Great collection (and a great title, too) of stories and classic excerpts set in the Sunshine State, including P.I. stuff from John Carroll Daly, Jonathan Latimer, Brett Halliday and John D. MacDonald, as well as contributions from Charles Willeford, Stephen Ransome, Edwin Ganberry, Mary Roberts Rinehart, and Don Tracy. Includes a solid essay, with bibliography, on Florida crime fiction.

  • Gorman, Ed, and Martin H. Greenberg, editors,
    Pulp Masters
    ...Buy this book
    New York: Carroll & Graf, 2001.
    Great collection of six pulp novellas by John D. MacDonald, Mickey Spillane, Donald Westlake, Lawrence Block, James M. Cain and a full novel by Harry Whittington. According to Bill Crider, "Pulp Masters is worth picking up for the Whittington novel, So Dead My Love, alone."

  • Jakubowski, Maxim, editor,
    The Mammoth Book of Pulp Action
    ...Buy this book
    New York: Carroll & Graf, 2001.
    A new Carroll&Graf collection of rfelatively rare hard-boiled goodies, by such masters of the craft as Dashiell Hammett, Robert Leslie Bellem, Cornell Woolrich, Erle Stanley Gardner, John D. MacDonald, Ross McDonald, Ed McBain, Charles Willeford, David Goodis, and James Ellroy.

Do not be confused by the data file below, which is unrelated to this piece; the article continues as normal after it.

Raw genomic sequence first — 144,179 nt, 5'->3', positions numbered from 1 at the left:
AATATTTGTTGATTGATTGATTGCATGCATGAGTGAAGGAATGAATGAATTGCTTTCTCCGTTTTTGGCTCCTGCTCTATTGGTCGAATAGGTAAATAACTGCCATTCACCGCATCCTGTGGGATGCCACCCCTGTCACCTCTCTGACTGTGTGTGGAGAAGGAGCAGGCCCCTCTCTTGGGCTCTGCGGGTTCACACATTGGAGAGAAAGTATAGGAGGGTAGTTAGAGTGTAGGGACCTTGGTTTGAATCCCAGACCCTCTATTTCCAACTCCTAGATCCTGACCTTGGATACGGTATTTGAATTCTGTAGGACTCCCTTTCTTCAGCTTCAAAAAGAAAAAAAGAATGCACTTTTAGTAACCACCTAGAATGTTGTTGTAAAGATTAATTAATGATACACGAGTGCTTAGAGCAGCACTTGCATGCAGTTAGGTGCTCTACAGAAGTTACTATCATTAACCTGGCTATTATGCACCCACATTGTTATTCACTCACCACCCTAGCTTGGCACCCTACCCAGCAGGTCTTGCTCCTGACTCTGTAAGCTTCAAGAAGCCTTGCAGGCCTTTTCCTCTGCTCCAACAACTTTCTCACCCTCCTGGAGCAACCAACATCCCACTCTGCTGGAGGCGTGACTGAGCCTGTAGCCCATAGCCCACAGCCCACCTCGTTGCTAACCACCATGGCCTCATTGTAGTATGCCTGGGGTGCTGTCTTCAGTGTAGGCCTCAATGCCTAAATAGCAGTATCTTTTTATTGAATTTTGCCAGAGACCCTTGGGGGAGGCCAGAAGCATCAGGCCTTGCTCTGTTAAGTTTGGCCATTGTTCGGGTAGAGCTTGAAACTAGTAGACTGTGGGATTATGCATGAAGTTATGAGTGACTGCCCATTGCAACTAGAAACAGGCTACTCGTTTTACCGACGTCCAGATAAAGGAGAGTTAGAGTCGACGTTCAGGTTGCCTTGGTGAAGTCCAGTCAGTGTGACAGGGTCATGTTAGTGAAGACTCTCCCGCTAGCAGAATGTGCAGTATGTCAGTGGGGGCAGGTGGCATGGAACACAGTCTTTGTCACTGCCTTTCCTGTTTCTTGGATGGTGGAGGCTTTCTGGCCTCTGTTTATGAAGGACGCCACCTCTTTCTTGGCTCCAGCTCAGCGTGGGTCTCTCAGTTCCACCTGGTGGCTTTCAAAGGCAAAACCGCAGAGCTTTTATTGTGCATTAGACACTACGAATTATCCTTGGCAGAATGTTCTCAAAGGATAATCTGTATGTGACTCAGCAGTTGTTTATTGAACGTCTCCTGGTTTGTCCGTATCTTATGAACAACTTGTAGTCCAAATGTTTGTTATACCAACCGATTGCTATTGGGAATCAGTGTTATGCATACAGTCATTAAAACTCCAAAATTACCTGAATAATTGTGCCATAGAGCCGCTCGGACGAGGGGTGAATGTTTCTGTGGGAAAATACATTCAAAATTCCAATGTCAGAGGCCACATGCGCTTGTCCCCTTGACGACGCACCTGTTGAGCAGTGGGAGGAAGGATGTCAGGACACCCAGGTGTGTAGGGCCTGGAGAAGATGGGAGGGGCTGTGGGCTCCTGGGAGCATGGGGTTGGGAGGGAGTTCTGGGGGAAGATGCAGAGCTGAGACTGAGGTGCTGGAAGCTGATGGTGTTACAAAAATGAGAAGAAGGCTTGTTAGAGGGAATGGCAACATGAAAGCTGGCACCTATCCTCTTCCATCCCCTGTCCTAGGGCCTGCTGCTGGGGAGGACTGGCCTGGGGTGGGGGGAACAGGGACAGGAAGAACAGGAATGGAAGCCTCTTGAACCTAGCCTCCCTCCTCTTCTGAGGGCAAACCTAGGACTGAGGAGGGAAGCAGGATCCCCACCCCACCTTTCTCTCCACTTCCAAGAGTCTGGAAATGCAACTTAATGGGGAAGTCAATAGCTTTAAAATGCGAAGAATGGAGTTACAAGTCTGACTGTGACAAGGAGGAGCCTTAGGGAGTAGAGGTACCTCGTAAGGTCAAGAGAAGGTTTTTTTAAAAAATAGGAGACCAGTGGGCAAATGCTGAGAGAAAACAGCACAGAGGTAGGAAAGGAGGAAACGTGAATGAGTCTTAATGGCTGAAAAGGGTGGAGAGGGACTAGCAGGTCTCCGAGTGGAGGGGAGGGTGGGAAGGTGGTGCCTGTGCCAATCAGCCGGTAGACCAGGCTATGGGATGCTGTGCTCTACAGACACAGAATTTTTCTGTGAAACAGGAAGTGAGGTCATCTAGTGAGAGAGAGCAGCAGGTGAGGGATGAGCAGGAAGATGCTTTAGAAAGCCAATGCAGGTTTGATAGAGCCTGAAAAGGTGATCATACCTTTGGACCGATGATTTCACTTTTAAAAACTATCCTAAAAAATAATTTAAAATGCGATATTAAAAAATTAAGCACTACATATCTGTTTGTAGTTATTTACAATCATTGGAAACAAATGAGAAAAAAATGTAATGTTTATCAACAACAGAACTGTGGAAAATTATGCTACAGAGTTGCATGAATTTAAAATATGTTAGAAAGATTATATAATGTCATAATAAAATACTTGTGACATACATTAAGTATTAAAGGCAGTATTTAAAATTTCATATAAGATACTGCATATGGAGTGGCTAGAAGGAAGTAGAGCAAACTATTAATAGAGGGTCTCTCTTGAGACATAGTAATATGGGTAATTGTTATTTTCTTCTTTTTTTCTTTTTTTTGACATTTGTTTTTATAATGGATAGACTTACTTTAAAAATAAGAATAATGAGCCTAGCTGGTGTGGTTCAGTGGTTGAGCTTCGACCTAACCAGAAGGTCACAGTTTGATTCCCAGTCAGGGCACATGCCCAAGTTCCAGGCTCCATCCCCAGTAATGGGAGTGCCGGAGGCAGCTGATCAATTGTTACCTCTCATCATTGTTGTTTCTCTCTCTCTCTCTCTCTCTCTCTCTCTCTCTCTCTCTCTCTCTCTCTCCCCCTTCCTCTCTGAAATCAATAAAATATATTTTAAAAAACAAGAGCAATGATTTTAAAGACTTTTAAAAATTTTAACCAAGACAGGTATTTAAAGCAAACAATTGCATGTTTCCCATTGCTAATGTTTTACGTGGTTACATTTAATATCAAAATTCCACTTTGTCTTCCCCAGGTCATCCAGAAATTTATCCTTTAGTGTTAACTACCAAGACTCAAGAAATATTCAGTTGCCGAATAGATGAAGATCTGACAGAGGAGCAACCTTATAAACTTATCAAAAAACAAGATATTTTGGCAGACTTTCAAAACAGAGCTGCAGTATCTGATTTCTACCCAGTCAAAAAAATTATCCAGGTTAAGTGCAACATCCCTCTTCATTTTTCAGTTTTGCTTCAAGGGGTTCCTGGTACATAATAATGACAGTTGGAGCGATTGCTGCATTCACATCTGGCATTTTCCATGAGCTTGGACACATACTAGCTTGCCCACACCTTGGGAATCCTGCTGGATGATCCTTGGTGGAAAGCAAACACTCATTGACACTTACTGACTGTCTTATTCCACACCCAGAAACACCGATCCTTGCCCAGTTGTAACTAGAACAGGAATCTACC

• Spillane, Mickey, and Max Allan Collins, editors,
    A Century of Noir: Thirty-Two Classic Crime Stories
    ...Buy this book
    New York: New American Library, 2002.
    A good, solid collection, with reprints from from folks like Cain, Goodis, MacDonald, Macdonald, Brackett, etc, as well as stories by both editors. Also, Ben Schutz's great Lost and Found, which wraps up his Leo Haggerty series.

  • Randisi, Robert J., editor
    Most Wanted
    ...Buy this book
    2002.
    Personal favourites of past (and current) presidents of PWA. Four of the stories are new (including a new Nameless tale by Pronzini, an Alo Nudger by John Lutz, a new P.I. by Jeremiah Healy and a new Stanley Hastings by Parnell Hall) and the rest are reprints, but for the most part, they're GOOD reprints, by the likes of Lawrence Block, Michael Collins, William Campbell Gault, Sue Grafton, Les Roberts, Robert Randisi, Sara Paretsky and Max Allan Collins..

  • Penzler, Otto, editor,
    The Black Lizard Big Book of Pulps: The Best Crime Stories from the Pulps During Their Golden Age--The '20s, '30s & '40s....Buy this book